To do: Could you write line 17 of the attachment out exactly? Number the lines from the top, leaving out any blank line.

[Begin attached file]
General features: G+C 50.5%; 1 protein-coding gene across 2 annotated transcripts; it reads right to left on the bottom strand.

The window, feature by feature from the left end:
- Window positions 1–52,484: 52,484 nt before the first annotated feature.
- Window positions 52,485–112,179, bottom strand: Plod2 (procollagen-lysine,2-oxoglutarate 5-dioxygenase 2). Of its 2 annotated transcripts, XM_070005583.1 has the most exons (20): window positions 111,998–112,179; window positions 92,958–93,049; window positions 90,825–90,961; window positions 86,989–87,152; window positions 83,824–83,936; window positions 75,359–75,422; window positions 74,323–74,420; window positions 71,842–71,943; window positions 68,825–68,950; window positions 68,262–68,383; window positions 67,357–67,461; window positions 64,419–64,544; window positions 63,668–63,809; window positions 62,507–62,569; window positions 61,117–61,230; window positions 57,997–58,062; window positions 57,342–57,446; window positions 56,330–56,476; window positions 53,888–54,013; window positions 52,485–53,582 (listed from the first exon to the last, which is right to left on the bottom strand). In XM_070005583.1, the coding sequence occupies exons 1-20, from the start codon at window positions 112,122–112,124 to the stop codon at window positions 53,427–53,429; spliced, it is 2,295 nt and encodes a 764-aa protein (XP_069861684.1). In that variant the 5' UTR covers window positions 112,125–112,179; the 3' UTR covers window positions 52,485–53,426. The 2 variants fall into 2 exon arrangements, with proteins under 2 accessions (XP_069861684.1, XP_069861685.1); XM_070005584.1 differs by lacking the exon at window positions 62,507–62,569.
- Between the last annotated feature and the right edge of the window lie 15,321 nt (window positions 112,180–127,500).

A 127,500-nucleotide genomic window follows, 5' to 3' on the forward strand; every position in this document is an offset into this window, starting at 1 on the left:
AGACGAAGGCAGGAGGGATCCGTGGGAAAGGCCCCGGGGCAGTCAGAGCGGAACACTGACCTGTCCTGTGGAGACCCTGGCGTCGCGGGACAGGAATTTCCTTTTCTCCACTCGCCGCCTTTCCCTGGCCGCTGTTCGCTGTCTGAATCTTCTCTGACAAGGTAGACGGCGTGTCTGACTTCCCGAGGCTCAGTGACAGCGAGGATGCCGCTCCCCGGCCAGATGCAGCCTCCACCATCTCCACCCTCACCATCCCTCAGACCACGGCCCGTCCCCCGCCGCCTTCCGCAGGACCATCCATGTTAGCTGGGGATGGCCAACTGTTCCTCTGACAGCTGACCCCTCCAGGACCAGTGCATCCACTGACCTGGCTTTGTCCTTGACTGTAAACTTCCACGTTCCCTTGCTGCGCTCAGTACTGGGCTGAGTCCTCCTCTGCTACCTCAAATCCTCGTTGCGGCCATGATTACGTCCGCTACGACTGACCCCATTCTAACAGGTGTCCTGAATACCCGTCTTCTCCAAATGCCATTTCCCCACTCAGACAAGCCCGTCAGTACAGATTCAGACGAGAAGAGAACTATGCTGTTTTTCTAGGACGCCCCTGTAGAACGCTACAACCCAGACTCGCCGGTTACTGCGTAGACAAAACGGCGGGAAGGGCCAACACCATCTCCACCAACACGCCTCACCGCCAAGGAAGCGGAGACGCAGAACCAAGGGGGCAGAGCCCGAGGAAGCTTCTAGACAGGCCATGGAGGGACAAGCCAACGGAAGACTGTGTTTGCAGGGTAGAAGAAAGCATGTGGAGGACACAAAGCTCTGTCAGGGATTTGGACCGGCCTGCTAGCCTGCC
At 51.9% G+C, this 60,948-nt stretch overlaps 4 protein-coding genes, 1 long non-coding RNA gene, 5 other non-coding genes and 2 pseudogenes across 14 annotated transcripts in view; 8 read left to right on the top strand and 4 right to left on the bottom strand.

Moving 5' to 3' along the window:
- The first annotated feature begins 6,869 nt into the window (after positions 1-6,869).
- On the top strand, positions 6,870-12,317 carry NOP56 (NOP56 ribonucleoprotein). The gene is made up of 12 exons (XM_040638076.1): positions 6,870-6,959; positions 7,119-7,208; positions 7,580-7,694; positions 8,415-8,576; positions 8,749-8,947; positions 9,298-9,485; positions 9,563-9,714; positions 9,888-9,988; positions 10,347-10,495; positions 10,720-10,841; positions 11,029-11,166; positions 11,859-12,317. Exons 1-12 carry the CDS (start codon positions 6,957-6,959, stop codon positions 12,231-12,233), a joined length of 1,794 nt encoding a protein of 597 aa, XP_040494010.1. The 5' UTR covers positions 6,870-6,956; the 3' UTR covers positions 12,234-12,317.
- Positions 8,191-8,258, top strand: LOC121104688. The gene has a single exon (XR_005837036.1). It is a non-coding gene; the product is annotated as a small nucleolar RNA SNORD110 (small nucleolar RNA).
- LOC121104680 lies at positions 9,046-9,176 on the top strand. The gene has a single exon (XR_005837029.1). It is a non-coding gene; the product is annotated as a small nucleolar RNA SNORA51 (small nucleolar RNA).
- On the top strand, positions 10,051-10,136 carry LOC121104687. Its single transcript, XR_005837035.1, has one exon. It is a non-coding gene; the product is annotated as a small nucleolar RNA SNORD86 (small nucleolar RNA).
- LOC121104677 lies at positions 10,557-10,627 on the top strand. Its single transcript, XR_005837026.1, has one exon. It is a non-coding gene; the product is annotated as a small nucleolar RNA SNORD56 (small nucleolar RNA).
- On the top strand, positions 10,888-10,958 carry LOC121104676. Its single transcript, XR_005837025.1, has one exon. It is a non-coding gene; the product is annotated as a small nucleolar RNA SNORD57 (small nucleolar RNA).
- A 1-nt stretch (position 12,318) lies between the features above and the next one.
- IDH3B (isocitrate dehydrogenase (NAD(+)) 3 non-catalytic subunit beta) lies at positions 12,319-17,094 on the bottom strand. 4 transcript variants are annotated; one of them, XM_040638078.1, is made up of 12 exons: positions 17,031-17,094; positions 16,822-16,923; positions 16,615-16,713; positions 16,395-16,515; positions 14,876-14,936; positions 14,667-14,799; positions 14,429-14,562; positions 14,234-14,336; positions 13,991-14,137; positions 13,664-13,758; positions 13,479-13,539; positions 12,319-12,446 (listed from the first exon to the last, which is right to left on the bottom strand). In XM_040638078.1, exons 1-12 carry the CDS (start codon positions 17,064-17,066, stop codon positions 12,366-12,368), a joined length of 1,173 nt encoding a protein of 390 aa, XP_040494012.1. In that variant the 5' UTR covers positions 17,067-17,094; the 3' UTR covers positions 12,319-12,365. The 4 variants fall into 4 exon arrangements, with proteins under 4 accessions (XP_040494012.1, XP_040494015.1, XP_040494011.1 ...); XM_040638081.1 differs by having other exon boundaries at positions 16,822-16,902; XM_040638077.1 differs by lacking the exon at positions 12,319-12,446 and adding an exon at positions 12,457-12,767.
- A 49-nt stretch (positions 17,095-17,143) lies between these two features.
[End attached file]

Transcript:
- A 1-nt stretch (position 12,318) lies between the features above and the next one.